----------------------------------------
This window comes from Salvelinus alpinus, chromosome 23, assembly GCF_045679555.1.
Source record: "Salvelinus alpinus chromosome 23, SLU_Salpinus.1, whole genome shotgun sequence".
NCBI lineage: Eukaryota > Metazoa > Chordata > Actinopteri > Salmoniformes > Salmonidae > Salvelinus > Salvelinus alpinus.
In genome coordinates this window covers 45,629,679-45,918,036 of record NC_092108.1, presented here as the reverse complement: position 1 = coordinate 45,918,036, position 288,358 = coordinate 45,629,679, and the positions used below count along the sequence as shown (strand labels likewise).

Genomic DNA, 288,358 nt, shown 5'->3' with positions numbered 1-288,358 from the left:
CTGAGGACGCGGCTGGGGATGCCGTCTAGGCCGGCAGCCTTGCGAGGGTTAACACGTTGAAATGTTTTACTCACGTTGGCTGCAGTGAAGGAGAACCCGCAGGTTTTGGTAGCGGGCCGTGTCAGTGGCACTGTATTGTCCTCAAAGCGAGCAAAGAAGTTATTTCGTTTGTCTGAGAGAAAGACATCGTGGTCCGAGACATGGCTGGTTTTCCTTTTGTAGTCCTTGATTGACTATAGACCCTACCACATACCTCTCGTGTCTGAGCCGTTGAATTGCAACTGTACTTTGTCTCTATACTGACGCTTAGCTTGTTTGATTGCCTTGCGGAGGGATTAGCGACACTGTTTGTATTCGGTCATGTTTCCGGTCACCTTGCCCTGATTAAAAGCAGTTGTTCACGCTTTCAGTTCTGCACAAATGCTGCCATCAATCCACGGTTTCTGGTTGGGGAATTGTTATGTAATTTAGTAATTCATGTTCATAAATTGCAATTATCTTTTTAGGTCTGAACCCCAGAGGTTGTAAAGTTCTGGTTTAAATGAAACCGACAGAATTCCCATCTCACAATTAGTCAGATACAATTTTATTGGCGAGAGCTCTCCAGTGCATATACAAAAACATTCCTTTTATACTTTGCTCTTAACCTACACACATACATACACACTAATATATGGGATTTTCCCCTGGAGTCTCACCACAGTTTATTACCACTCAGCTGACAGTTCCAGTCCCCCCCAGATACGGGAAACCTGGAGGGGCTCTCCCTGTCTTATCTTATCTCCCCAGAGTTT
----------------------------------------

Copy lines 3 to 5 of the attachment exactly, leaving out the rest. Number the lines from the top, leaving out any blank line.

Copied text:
NCBI lineage: Eukaryota > Metazoa > Chordata > Actinopteri > Salmoniformes > Salmonidae > Salvelinus > Salvelinus alpinus.
In genome coordinates this window covers 45,629,679-45,918,036 of record NC_092108.1, presented here as the reverse complement: position 1 = coordinate 45,918,036, position 288,358 = coordinate 45,629,679, and the positions used below count along the sequence as shown (strand labels likewise).

Genomic DNA, 288,358 nt, shown 5'->3' with positions numbered 1-288,358 from the left: